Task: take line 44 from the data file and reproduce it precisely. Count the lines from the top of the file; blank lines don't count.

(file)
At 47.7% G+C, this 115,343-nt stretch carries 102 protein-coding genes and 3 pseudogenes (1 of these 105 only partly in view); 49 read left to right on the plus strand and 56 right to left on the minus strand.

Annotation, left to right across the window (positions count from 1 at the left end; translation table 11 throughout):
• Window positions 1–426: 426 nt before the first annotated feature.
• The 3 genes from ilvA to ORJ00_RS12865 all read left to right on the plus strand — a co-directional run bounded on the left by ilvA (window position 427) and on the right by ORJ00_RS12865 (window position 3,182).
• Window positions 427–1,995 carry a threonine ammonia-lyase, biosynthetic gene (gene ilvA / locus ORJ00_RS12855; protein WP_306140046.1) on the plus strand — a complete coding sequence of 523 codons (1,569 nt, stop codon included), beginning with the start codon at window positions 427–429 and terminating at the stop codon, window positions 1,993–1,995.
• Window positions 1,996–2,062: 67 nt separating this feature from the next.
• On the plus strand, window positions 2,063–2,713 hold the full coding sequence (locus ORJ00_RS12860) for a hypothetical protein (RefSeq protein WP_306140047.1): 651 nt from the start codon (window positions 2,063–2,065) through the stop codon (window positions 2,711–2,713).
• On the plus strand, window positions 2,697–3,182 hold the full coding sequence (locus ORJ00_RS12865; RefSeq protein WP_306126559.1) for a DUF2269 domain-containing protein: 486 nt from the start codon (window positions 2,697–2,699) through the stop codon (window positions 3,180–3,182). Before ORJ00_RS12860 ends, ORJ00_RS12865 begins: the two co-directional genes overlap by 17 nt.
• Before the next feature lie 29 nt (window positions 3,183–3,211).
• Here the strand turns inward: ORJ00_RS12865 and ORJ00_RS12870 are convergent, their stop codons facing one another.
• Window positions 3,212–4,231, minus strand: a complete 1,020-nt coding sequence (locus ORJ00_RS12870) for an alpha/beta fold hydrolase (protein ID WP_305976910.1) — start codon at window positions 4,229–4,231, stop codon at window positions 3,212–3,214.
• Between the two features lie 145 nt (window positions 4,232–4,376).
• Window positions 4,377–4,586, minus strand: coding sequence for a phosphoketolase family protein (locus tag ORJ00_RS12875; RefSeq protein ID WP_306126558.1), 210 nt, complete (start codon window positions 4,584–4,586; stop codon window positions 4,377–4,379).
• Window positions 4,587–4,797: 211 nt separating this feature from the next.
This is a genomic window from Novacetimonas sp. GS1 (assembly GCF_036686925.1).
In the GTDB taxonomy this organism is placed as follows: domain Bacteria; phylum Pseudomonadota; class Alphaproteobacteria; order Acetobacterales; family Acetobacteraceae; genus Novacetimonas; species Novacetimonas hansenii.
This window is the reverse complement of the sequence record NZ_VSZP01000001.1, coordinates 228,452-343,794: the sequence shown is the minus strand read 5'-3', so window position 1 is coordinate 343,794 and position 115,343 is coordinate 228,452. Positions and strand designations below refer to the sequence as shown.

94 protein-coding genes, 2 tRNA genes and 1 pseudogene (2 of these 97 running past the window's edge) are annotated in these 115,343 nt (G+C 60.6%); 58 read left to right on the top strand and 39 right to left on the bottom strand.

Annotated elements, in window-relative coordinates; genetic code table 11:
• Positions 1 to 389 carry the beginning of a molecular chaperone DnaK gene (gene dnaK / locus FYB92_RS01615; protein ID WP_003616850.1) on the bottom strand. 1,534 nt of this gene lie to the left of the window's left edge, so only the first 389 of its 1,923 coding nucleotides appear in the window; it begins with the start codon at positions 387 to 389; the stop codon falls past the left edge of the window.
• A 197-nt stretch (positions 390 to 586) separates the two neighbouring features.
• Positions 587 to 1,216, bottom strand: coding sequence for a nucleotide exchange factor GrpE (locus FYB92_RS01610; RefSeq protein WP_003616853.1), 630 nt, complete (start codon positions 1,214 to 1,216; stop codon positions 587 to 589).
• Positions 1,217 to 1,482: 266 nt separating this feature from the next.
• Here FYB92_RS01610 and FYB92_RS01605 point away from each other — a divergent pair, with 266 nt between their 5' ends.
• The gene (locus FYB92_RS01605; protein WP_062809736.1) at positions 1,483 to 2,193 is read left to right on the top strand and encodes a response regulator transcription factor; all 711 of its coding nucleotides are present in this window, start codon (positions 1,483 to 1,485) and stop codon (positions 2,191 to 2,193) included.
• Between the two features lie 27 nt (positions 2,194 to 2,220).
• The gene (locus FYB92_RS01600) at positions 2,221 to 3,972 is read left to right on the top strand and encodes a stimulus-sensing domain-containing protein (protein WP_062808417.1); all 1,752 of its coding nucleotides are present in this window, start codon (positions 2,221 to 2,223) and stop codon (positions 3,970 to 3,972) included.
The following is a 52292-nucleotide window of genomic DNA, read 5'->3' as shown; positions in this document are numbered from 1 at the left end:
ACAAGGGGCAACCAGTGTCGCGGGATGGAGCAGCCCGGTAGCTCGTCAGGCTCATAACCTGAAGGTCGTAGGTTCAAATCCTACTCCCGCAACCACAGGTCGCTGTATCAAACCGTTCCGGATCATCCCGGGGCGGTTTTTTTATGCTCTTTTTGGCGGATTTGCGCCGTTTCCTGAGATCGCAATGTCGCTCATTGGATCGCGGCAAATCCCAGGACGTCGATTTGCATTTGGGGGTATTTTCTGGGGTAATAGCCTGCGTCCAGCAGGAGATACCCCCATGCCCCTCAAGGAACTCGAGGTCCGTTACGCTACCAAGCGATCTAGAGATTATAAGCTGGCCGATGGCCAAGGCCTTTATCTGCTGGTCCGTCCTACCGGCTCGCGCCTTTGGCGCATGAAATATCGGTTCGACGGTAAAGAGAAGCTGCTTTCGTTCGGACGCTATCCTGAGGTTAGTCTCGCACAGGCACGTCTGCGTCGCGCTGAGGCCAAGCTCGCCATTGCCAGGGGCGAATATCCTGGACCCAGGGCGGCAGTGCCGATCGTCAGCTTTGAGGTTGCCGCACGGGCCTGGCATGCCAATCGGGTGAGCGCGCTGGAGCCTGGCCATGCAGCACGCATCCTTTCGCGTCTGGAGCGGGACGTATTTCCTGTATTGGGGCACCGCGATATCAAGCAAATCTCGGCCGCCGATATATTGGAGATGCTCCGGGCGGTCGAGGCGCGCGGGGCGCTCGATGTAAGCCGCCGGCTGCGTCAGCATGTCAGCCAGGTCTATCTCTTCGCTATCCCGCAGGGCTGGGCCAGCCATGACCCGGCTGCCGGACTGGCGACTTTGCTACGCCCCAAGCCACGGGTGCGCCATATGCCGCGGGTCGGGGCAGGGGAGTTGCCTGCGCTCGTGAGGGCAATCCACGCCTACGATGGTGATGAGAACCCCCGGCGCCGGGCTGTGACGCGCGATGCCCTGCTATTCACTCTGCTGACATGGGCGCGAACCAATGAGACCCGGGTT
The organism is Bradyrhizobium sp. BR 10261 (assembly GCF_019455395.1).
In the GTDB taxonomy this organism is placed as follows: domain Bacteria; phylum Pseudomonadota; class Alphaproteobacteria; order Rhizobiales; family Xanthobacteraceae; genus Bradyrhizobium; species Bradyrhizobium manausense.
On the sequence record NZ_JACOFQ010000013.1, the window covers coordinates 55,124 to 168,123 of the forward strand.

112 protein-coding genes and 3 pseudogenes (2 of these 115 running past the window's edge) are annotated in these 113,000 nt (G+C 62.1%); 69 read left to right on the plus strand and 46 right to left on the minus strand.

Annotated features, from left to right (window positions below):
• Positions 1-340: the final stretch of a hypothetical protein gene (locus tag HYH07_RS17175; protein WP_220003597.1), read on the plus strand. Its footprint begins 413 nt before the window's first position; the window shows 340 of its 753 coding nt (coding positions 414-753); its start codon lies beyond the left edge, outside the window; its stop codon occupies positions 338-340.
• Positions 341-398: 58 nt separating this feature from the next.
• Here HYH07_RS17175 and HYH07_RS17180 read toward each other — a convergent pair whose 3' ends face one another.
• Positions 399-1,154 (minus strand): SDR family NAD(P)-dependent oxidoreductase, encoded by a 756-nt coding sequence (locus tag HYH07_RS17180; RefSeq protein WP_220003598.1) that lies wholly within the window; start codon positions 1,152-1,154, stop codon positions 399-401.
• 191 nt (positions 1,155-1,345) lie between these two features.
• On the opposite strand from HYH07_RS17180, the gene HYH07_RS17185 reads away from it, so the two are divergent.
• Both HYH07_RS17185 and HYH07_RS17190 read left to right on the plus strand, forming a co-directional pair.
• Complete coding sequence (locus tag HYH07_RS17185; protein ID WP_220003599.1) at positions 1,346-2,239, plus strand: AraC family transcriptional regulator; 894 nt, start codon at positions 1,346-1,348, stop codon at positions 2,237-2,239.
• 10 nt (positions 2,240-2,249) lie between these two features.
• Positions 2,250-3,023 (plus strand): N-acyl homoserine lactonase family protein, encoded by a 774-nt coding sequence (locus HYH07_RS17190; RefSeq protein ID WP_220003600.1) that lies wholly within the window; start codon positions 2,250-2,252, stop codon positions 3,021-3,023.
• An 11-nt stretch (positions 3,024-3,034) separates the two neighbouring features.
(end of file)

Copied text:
• Positions 2,250-3,023 (plus strand): N-acyl homoserine lactonase family protein, encoded by a 774-nt coding sequence (locus HYH07_RS17190; RefSeq protein ID WP_220003600.1) that lies wholly within the window; start codon positions 2,250-2,252, stop codon positions 3,021-3,023.